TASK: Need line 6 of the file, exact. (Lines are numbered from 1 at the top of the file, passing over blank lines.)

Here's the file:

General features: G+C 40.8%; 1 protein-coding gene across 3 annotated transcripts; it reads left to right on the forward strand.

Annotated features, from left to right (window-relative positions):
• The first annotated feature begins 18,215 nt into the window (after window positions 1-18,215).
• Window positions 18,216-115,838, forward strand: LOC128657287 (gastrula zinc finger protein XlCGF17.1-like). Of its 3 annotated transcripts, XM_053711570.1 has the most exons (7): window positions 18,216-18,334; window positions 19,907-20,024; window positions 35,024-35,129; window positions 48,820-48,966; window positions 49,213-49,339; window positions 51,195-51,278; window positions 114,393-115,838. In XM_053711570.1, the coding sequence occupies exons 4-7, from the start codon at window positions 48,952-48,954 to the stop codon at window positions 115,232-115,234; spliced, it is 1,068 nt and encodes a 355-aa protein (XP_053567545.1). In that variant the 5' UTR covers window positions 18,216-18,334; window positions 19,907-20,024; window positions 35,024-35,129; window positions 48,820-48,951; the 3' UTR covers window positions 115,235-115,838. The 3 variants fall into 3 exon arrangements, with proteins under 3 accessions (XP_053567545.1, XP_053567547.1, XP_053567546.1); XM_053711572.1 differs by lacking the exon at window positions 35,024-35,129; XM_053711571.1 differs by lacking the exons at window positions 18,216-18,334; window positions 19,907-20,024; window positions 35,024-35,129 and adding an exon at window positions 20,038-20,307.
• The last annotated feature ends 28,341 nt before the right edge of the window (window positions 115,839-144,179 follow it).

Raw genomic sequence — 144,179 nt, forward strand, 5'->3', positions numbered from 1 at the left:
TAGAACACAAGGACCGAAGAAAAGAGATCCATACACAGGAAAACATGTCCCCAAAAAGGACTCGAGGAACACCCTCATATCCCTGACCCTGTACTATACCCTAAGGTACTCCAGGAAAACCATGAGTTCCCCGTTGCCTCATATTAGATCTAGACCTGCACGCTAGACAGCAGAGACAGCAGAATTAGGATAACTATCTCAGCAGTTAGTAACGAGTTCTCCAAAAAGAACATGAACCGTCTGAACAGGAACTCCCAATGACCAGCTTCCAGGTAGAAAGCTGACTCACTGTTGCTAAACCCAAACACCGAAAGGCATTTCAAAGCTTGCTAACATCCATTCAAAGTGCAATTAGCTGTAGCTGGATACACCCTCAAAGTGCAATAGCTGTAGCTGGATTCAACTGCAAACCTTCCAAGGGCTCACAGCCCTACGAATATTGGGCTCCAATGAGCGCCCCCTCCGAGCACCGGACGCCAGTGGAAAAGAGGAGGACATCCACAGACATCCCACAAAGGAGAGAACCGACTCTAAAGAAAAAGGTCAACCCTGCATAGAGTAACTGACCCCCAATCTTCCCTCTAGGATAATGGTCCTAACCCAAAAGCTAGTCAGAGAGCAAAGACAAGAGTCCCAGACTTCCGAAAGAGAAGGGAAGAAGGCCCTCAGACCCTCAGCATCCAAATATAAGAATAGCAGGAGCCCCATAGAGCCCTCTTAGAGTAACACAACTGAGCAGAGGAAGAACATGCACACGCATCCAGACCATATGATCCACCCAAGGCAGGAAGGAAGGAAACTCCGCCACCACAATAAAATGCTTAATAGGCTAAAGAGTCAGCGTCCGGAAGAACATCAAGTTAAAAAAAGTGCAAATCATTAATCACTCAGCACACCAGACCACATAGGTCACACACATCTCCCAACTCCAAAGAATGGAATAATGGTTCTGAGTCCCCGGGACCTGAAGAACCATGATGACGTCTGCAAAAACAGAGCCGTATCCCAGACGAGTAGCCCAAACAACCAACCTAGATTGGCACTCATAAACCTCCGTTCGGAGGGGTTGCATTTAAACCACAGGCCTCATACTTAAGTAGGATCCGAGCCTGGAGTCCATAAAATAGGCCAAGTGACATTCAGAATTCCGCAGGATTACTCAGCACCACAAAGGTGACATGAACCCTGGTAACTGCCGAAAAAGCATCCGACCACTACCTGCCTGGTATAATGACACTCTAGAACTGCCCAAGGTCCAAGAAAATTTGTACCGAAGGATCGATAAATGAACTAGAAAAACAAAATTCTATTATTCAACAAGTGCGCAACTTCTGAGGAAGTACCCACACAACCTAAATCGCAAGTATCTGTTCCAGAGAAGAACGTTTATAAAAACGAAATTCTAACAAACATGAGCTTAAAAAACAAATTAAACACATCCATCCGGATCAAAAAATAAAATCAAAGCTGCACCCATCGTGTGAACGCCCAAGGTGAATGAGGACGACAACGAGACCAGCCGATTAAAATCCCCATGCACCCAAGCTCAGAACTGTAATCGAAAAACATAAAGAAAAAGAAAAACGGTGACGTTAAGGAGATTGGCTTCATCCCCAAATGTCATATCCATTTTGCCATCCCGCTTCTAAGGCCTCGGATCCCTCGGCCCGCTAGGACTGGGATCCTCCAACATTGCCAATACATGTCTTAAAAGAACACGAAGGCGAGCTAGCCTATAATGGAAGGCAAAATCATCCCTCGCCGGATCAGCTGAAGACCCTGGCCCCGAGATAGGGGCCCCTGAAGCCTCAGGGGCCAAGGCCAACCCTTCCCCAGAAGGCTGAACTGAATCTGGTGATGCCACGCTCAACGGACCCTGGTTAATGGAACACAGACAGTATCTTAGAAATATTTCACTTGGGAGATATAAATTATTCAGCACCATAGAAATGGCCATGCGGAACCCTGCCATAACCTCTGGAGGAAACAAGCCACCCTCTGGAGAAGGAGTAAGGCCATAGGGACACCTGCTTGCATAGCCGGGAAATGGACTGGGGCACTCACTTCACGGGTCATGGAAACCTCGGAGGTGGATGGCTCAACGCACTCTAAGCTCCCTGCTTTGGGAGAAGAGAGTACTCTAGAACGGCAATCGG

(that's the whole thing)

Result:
Raw genomic sequence — 144,179 nt, forward strand, 5'->3', positions numbered from 1 at the left: